What’s up EDH gamers? This special (read: late) Tuesday edition of ScrollRack comes courtesy of my new extended schedule, so hopefully I can bring some happiness and laughs over your morning cereal. Speaking of scheduling, from here on out ‘Rack will be releasing on the weekend, so GDC can now potentially invade your brains seven days a week.
If you’d like to be included in the next article, simply include #ScrollRack in your Tweet to be considered. Without further adieu, let’s dive into some questions!
— GeneralDamageControl (@GDCCommander) September 11, 2014
Absolutely Dovescape is acceptable to play in EDH. For me the issue is more about what you pair next to this card than anything else. If the plan is to run it alongside stuff like Elesh Norn, Grand Cenobite, you should probably go back to the drawing board. Alternatively, combining ‘Scape with stuff like Warp World in the last iteration of your Zedruu build could be a fun way for everybody’s favorite smoking goat to go out with a bang. I wouldn’t play this card consistently, but once a night seems like tons of fun.
Hi Ryan, thanks for submitting. ETB tapped lands are a great resource for getting extra mileage out of your landbase, while paying a pretty minimal cost. Up until the announcement of Onslaught fetches being reprinted, I advocated strongly for the Mirage tap versions. But you’re not asking me which I use…rather how many, and that depends entirely on the deck being built. When I’m playing Jenara, Asura of War I run very few due to her triple-color requirement and the likelihood I will want to cast her turn three. A friend of mine built Scion of the Ur-Dragon using all ten Karoos alongside Judson’s favorite, Amulet of Vigor.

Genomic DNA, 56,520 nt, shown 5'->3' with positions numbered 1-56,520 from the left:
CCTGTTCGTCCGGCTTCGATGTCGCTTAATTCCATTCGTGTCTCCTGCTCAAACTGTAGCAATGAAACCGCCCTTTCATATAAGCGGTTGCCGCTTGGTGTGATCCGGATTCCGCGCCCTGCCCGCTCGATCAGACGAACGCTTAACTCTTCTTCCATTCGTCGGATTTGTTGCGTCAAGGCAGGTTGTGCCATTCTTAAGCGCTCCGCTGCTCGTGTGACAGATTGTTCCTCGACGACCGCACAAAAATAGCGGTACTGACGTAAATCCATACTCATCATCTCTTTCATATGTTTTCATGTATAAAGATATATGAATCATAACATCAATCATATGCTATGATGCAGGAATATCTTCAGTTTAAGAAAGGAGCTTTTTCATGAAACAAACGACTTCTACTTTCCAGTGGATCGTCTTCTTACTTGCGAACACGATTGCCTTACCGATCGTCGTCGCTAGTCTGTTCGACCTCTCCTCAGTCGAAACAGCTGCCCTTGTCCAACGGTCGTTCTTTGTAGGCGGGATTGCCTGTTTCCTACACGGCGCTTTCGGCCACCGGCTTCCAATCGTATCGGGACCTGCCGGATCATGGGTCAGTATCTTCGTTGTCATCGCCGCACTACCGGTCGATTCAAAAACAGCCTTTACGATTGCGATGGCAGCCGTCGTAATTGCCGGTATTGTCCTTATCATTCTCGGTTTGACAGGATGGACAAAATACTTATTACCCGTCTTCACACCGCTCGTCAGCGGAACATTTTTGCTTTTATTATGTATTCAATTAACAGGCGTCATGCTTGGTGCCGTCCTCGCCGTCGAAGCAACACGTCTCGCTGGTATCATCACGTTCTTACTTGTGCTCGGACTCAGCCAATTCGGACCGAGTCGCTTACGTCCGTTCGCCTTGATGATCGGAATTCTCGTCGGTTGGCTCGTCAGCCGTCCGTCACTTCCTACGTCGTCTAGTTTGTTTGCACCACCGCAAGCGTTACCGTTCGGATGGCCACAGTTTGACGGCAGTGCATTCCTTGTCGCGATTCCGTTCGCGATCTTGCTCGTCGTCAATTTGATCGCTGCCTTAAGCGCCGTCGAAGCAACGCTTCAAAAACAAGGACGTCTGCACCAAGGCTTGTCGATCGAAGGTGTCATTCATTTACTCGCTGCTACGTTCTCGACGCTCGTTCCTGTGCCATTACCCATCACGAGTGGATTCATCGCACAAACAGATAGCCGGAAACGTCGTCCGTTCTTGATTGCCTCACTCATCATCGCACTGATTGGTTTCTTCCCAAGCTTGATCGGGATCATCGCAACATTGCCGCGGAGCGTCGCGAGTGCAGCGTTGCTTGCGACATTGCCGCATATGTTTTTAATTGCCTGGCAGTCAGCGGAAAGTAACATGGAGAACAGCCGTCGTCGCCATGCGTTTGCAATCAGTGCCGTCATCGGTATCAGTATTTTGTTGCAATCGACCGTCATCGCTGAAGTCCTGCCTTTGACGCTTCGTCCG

While he went big on occasion, the ‘Roos were more of a crutch than anything else. Drawing multiple taplands in an opening hand can end your game before you start, and when people know your mana base to be fragile in the early going, they will attack it. My suggestion is run no more than five or six, and trust your basics! Basic mana is the hardest to destroy, always comes in untapped and always offers colored mana. Show the OG’s some love, Ryan.
— Gosse Muijzer (@GosseMuijzer) September 11, 2014
Stay in school, don’t do drugs, take your vitamins and run The Abyss in your Glissa deck. That is, unless Sheldon and Co. decide it needs to be banned, since trying to win is now frowned upon by the RC.
Great question, CK! I’d start with a package for Imperial Recruiter then do the same for Sunforger, which is also my focus for the second episode of The King & Arlo Show. We’ll record after The King gets back from his two week trip up to Canada. Why Canada? Because he’s sick of Burning Man…but I digress (also, I’m gonna try really hard to get the first episode up this weekend).
Back to this awesome modal charm idea CK has. For a base we’ve got fifteen instants and five sorceries. Since charms are rather reactionary by design, being able to consistently have access to the right charm is necessary. Rather than take the road well traveled and just say rock a bunch of tutors, I’m gonna focus on a semi-popular two-card combo that will enable you to answer just about any challenge that crosses your path: Traumatize and Praetor’s Counsel. After successfully taking half your deck in hand, only being short on mana should stop you from locking things down. My final thought on the subject is the importance of spell recursion. Even if you don’t get the giant Counsel off, having stuff like Archaeomancer (Recruitable, I might add) gives you options, which seems to be the entire point of this exercise. Hope I’ve helped!
— Kaka (@TheKakaStorm) September 10, 2014
Sometimes you gotta beat somebody with their own leg, Kaka.
That’s gonna do it for this edition of ScrollRack. Thanks to everybody for contributing, and thank you for reading. If you’ve got questions of your own, don’t hesitate to hit me up at @KingnArlo, or use the #ScrollRack hashtag and your voice will be heard!
Be nice to your fellow humans! I’m out!